The ballot proposition on whether to hold a state constitutional convention was soundly defeated in Tuesday’s election. But a second question of whether to strip pensions from convicted lawmakers was approved.
New Yorkers passed on a once-in-two-decades chance to hold a constitutional convention, voting in overwhelming numbers against it. Opponents, led by the state’s labor unions, successfully argued that the constitution already contains a number of rights, including several labor protections, and that it might be dangerous to reopen the entire document at a convention that they said could be hijacked by special interests.
The opposition, which also includes groups on both sides of the abortion debate, Second Amendment advocates and the state’s Conservative Party, spent over $1 million running ads and distributing lawn signs in the weeks leading up to the vote.
Unions claimed credit for the outcome; the AFL-CIO called it a “tremendous victory” for organized labor.
The state’s teachers union, New York State United Teachers, said in a statement that its members helped prevent “what would have been a taxpayer-funded boondoggle.”
The New York Civil Liberties Union, which also was against the convention, said voters acted “wisely.” NYCLU Executive Director Donna Lieberman said in a statement that “a con-con would have made our state’s hard-won constitutional rights and protections vulnerable to ‘repeal and replace’ at a time when the Trump administration threatens our rights and civil liberties.”
Supporters expressed disappointment. The League of Women Voters’ Jennifer Wilson said the League is “disheartened.”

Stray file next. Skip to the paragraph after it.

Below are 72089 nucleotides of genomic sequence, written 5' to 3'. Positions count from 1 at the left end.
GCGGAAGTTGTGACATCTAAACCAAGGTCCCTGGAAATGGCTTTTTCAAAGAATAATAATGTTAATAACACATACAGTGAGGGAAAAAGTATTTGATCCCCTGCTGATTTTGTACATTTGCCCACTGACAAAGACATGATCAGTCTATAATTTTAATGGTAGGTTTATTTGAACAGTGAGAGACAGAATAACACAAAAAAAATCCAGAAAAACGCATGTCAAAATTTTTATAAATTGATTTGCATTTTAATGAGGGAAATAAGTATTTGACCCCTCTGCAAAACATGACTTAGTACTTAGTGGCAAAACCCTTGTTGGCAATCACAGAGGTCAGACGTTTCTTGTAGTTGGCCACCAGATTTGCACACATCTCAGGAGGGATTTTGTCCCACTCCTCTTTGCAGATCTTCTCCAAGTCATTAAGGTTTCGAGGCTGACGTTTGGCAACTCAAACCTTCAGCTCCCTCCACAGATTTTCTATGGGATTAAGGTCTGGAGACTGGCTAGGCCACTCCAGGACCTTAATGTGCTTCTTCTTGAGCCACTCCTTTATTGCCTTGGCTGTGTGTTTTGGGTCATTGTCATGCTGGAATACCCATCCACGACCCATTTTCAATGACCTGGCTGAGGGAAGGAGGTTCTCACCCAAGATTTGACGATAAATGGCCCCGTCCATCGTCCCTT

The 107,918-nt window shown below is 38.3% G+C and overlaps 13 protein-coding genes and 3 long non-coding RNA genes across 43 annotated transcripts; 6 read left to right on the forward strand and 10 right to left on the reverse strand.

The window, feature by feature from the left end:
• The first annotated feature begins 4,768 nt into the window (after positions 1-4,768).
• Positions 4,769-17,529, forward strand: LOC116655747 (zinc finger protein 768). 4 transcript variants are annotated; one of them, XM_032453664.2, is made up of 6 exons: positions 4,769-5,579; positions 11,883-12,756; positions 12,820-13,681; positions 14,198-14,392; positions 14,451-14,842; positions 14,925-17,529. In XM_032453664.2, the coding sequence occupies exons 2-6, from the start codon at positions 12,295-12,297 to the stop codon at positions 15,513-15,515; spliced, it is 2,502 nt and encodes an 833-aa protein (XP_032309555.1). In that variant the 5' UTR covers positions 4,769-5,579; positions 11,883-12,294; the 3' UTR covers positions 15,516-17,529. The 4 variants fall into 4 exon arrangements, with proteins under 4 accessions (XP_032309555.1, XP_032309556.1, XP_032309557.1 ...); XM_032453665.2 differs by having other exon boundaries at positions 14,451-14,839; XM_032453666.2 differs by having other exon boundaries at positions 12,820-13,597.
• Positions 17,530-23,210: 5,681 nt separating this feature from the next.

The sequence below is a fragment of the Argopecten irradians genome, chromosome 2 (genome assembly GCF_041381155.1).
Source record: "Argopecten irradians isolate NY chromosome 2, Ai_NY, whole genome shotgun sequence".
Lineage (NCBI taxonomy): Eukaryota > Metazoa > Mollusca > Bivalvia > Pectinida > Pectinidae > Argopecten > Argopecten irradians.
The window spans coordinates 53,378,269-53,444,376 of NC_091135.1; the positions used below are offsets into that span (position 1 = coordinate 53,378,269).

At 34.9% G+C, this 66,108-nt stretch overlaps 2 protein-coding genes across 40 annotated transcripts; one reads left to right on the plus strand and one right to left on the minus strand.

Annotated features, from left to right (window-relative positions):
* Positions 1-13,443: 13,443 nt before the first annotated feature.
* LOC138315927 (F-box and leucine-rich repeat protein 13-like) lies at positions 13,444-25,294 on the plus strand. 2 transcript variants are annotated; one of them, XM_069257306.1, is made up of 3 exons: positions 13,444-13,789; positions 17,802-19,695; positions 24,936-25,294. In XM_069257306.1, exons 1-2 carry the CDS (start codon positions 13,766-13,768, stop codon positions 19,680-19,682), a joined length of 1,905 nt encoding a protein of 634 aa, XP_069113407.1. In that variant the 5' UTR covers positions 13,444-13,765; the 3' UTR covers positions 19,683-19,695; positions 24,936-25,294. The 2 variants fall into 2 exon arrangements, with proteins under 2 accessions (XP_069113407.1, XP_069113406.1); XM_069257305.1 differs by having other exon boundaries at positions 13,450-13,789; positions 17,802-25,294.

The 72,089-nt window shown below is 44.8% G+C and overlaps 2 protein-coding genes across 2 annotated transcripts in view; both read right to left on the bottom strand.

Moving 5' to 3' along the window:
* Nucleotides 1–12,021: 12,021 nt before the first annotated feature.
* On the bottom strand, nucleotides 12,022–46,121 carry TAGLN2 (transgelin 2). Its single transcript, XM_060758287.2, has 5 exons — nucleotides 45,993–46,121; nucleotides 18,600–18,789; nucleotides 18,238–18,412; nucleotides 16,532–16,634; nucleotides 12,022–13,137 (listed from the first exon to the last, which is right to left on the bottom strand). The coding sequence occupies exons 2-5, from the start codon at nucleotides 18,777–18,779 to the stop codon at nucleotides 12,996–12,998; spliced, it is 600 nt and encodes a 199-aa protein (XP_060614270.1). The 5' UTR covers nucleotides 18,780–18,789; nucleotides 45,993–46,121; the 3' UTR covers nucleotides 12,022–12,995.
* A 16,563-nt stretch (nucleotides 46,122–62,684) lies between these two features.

“A constitutional convention would have allowed us to circumvent our gridlocked legislature and pass meaningful ethics and voting reforms,” Wilson said.
The League says state lawmakers who were also against the constitutional convention now have to step up to the plate and enact real reforms to combat corruption and improve voting access, among other things.
A second proposition, which allows a judge to strip the pensions from public officials convicted of felonies, was approved by a nearly two-to-one margin.
Former U.S. Attorney Preet Bharara, who brought corruption cases against both former legislative leaders, and charged nine of Gov. Andrew Cuomo’s former associates with offenses including bribery and bid-rigging, weighed in on Twitter with a one-word tweet: “huzzah.”
A third proposition that would make minor changes to land use in the Forever Wild Adirondack and Catskill preserves was narrowly approved.